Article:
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Brainwave entrainment was initially identified in the year 1934, but the effects have been noted as far back as Ptolemy.
Soon after the discovery of alpha brainwaves in 1929 by Hans Berger, scientists found the brainwave strength could be moved or driven past its natural frequency by way of flickering lights. Called photic-driving, this was a very unique way to describe brainwave entrainment using light stimulation. Then in 1942, Morison and Dempsey found that repetitive stimulation could produce entrainment. Dr. Chatrain observed in 1959 that auditory entrainment responds to clicks at 15 per second.
Then by the time the 1960s had arrived, the entrainment was seen more as a useful tool than just a simple phenomenon in the brain. M.S. Sadove was an anesthesiologist who used photic stimulation to lessen the amount of anesthesia that was needed by patients before surgery. Bernard Margolis later published articles on brainwave entrainment that were being used for dental procedures, less anesthesia meant less bleeding and gagging, and a reduction in overall anxiety.
Then in 1973, Scientific American posted an article by Dr. Gerald Oster, and his discovery of combining two pure tones that he called monaural and binaural beats, By comparing these two beats, Oster was able to show that monaural beats elicited stronger cortical response, otherwise known as electrical activity that was responsible for entrainment. He concluded binaural beats produced little in the way of neural response because the depth was 3 db or only 1/10th the volume of a whisper.
As the 1980s approached, Dr. Glen Solomon, Dr. Norman Shealy, and other respected researchers continued studies on the effects of the brainwaves for serotonin, headache relief, and general relaxation. The landmark book MegaBrain, by Michael Hutchison, was released in 1981 and outlined all the possibilities of using entrainment for faster learning and meditation. That same year Tsuyoshi Inouye working at the Department of Neuropsychiatry in Osaka Medical School found photic stimulation created cerebral synchronization. Shealy later went on to confirm the effect, stating photic stimulation was able to synchronize over 5,000 patients. Then in 1984 Dr. Brockopp studied audio visual stimulation of the brain and hemispheric synchronization that occurring during EGG monitoring. He later stated that by inducing the hemispheric coherence, that machine could contribute to improving the intellectual functions of the brain.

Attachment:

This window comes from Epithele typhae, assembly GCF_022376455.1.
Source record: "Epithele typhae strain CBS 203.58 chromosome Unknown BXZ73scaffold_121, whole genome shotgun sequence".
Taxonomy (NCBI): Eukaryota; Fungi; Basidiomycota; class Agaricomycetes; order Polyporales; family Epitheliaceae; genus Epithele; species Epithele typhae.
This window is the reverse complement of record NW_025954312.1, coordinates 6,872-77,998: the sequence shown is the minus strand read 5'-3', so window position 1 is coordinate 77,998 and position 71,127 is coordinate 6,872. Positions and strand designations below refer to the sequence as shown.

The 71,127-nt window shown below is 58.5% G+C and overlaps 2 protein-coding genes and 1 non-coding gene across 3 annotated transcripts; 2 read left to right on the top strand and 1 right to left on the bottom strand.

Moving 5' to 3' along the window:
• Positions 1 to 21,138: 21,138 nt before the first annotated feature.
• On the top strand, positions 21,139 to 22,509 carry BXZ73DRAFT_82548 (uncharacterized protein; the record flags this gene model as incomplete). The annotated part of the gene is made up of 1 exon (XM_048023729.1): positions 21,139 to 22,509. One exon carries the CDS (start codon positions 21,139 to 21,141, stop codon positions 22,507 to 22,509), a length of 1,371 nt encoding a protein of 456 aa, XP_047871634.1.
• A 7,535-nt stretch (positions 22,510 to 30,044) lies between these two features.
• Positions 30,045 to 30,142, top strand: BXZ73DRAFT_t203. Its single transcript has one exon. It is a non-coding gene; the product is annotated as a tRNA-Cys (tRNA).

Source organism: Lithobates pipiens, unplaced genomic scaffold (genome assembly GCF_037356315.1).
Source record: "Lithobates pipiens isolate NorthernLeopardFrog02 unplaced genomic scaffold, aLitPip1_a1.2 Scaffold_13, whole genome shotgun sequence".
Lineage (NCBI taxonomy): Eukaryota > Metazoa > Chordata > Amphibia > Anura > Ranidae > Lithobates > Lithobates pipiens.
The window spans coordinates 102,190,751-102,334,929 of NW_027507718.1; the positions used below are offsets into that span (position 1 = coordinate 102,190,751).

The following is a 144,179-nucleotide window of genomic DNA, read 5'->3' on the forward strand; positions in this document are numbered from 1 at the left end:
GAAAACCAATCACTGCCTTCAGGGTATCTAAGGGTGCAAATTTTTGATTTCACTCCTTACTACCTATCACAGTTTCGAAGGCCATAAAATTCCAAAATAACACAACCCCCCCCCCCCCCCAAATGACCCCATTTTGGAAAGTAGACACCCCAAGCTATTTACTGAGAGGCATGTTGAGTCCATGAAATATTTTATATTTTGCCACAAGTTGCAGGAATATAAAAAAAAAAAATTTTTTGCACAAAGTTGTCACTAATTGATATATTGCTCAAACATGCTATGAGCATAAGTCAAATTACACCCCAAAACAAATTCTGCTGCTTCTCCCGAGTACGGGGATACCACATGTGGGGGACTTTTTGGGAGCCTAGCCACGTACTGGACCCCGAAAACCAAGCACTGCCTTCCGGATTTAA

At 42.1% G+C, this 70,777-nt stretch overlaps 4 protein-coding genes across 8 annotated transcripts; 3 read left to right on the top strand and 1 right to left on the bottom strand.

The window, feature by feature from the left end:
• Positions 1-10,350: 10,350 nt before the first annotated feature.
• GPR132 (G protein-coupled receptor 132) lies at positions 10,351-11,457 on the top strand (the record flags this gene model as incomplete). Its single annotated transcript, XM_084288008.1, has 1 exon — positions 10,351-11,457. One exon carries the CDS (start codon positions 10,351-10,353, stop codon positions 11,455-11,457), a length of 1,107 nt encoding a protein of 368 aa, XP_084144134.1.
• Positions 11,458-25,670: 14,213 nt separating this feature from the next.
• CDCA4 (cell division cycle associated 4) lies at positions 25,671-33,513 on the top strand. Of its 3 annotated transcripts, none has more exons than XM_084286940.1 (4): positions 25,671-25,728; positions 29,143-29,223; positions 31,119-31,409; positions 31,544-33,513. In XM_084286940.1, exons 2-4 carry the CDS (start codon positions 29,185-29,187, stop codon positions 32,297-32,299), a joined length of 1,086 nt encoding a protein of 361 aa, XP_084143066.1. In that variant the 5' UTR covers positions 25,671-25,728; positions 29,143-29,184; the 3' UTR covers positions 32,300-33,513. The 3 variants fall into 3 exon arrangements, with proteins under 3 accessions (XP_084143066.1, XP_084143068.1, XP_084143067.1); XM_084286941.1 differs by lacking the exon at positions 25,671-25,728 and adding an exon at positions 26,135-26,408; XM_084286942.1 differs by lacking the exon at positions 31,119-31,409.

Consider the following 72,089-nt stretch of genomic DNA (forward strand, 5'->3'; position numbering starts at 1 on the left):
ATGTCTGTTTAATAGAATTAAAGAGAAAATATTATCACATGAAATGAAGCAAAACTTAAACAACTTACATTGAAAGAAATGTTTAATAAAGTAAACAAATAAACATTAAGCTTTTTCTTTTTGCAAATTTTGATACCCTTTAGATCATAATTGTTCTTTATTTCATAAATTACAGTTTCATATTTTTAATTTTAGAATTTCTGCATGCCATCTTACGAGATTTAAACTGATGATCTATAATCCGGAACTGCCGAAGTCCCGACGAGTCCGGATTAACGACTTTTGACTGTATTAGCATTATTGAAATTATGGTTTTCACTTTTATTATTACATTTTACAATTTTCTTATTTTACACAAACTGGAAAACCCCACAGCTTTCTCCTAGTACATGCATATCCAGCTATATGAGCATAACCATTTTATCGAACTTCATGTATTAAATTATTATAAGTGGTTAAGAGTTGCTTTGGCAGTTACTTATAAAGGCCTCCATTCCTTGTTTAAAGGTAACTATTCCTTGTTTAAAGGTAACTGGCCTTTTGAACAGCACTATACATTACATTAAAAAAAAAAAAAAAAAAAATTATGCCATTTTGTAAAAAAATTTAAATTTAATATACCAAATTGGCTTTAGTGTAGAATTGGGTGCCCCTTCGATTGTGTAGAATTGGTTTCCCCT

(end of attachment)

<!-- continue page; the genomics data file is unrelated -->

David Siever confirmed in 1981 a study by Arturo Manns, on the effectiveness of the isochronic tones.
Studies then continued well into the 1990s with researchers Dr, Carter and Dr. Russell. They explored the potential of using entrainment with learning disorders and ADD. During the 1990s, research was conducted on the value of the brainwave entrainment as a helpful aid for chronic fatigue, depression, PMS, hypertension, and other different disorders. Research still continues today, as Dr. Thomas Budzynski, Michael Joyce, and David Siever work on new studies. Modern clinical EEG systems now come with entrainment devices installed.
With well over 80 years of consistent research into brainwave entrainment, many people still question why that method is not better known. There are many reasons as to why this particular research is not common knowledge, one in particular is that the pharmaceutical giants can not capitalize on the technique, so if brainwave entrainment does not produce enough profits to be made, they tend to focus elsewhere. Additionally, this equipment used for the brainwave entrainment tends to be on the expensive side. Despite all the solid scientific, anecdotal, and empirical evidence, many are still skeptical of brain training and entrainment. Every day however, more and more psychologists, coaches, teachers, and health clinics are discovering that brainwave entrainment can be especially useful.